To a transaction of sale of shares in a closely held company, none of the six methods prescribed in s. 92C & Rule 10B apply. Accordingly, while determining the most appropriate method, the modern valuation methods fitting the type of underlying service or commodities cannot be ignored. Fixing enterprise value based on discounted value of future profits or cash flow is a method used worldwide. The endeavor is only to arrive at a value which would give a comparable uncontrolled price for the shares sold. Viewed from this angle, the discounted cash flow method adopted by the TPO is in accordance with s. 92C(1)’
Similarly, in the case of Tally Solutions, the Tribunal accepted the ‘Excess Earning Method’ for evaluation of sale of intellectual property rights, stating that such a method supplements the CUP method and is used to arrive at the CUP price i.e. the price at which the assessee would have sold in an uncontrolled condition.
Thus, since the evolution of jurisprudence in India, the Tribunals have insisted on the application of most appropriate method to be selected and applied while benchmarking the international transaction. However, they have accepted the propositions that the said method need not be the one exactly prescribed under section 92C, but even any other method which satisfies the description of such methods given in Rule 10B(1) of the Income-Tax Rules, 1962.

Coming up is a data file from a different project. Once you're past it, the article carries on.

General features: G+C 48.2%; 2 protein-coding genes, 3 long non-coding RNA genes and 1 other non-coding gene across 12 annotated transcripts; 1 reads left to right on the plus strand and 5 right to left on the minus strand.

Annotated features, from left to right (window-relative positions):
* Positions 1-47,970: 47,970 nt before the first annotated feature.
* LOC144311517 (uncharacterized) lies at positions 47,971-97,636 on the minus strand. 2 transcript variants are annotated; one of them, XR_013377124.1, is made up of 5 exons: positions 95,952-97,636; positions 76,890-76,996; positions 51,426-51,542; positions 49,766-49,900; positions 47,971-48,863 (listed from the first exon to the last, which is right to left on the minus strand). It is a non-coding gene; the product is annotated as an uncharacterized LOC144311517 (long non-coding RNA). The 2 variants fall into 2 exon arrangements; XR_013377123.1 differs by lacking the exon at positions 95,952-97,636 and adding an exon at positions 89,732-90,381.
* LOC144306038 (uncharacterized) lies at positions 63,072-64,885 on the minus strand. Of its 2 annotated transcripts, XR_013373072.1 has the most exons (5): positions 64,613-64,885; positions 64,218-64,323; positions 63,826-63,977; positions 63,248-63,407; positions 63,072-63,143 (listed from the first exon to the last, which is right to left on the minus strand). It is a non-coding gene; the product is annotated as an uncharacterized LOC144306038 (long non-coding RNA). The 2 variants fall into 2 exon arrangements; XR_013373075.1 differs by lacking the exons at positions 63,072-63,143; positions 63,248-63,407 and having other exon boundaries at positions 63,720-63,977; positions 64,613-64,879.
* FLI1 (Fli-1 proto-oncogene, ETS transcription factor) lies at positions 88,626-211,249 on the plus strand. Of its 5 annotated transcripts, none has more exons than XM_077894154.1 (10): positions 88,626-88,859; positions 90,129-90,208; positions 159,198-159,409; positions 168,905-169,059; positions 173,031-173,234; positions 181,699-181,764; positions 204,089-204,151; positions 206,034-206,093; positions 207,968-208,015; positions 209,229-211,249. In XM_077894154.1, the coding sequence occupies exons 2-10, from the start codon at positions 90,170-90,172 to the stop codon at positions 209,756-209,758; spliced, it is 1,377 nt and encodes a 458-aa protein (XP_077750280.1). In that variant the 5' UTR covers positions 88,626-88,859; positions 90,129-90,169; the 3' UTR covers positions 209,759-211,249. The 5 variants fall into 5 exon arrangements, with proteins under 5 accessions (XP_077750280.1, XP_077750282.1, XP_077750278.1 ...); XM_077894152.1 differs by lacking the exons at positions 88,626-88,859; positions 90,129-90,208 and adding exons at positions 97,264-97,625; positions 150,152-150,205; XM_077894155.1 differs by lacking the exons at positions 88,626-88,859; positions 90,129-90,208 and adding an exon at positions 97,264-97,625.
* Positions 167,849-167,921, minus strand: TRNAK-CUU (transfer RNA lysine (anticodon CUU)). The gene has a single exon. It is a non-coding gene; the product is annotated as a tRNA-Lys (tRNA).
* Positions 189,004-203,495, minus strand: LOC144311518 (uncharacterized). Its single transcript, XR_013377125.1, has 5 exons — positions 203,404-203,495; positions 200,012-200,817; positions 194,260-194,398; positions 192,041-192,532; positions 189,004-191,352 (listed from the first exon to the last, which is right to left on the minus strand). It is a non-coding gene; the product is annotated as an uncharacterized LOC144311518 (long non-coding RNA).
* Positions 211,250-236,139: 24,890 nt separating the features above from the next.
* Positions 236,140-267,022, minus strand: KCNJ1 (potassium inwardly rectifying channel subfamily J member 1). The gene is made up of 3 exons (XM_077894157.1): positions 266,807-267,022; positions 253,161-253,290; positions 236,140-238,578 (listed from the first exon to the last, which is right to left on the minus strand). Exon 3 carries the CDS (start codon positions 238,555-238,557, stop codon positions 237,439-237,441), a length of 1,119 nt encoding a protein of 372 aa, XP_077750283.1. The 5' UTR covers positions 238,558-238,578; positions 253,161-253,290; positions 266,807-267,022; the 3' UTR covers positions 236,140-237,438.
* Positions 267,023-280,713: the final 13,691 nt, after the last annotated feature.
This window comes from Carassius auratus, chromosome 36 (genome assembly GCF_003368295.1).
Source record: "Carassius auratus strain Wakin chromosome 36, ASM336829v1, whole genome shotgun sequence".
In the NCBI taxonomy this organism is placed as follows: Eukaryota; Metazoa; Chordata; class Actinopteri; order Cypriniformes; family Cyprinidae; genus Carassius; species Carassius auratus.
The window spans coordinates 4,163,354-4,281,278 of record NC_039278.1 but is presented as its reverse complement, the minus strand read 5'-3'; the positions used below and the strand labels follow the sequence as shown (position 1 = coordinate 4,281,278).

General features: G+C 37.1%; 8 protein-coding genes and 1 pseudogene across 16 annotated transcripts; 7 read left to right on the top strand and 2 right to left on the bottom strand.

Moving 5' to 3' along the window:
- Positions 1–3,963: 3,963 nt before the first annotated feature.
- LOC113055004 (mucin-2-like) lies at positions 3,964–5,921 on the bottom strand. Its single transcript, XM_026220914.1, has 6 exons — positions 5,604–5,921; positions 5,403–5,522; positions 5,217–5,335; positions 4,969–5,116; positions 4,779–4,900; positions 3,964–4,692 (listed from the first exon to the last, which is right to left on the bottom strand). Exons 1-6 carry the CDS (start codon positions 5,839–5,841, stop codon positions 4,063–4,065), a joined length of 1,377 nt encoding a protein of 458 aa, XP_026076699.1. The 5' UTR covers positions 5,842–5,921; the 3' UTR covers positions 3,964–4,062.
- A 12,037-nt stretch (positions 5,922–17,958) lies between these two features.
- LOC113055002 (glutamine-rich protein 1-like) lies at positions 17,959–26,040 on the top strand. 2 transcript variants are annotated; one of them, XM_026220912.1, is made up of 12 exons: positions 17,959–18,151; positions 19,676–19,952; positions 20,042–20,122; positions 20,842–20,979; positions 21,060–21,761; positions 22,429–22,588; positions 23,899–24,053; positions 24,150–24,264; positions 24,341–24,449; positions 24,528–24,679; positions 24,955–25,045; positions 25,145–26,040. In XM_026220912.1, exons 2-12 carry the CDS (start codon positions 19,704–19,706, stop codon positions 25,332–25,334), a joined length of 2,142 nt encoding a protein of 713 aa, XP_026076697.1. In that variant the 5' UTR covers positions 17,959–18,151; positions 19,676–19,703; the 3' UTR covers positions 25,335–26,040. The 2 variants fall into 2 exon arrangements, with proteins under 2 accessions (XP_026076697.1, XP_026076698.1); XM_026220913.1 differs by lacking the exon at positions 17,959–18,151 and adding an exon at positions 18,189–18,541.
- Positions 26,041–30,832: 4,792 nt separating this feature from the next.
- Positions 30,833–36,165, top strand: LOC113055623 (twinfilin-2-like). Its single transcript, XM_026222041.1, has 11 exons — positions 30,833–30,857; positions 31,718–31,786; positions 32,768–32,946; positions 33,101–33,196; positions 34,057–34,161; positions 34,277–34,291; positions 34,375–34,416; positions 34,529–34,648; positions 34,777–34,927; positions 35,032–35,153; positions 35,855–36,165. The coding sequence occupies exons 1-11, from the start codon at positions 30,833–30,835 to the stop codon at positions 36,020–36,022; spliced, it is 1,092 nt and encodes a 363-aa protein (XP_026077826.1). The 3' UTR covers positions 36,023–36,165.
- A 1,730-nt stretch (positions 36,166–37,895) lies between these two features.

Further, with respect to the rejection of the benchmarking analysis conducted by the assessee, it appears that the TPO has not given cogent reasons for the same. Section 92C(3) prescribes that the AO/ TPO must form an opinion with the material or information or document and after giving an opportunity to the assessee, reject the benchmarking analysis conducted by the assessee. However, after giving cogent reasons and providing fair opportunity of being heard to the assessee, the TPO may carry out fresh benchmarking analysis as per the provisions of section 92C r.w. section 92 of the Act. Thus, when assessee has undertaken its benchmarking analysis, it has discharged its onus, after which it is the TPO’s responsibility to disregard the same by following the due process of law. Any order made by the TPO without following of such procedure laid down by law cannot be regarded as an infirmity which can be cured by granting second innings to the AO.
Thus, it is of utmost importance for the assessee to garner its resources in efficiently determining functions, assets and risks analysis of the international transactions and documenting its detailed benchmarking analysis as it acts as a primary and a fundamental defense while dealing with income-tax assessments.
1. CIT v. Johnson & Johnson Ltd.  80 taxmann.com 337 (Bombay)
2. Knorr Bremse India P. Ltd. vs. AICT 77 taxmann.com 101 (Delhi Tribunal)
3. CIT v. Kodak India (P) Ltd.  79 taxmann.362 (Bombay)
4. Commissioner of Income Tax vs. Merck Ltd. 389 ITR 70 (Bombay)
5. Ascendas (India) P. Ltd. (ITA No. 1736/Mds/2011; Chennai Tribunal)
6. Tally Solutions Private Ltd. vs. DCIT (ITA No. 1235/Bang/2010) (Bangalore Tribunal)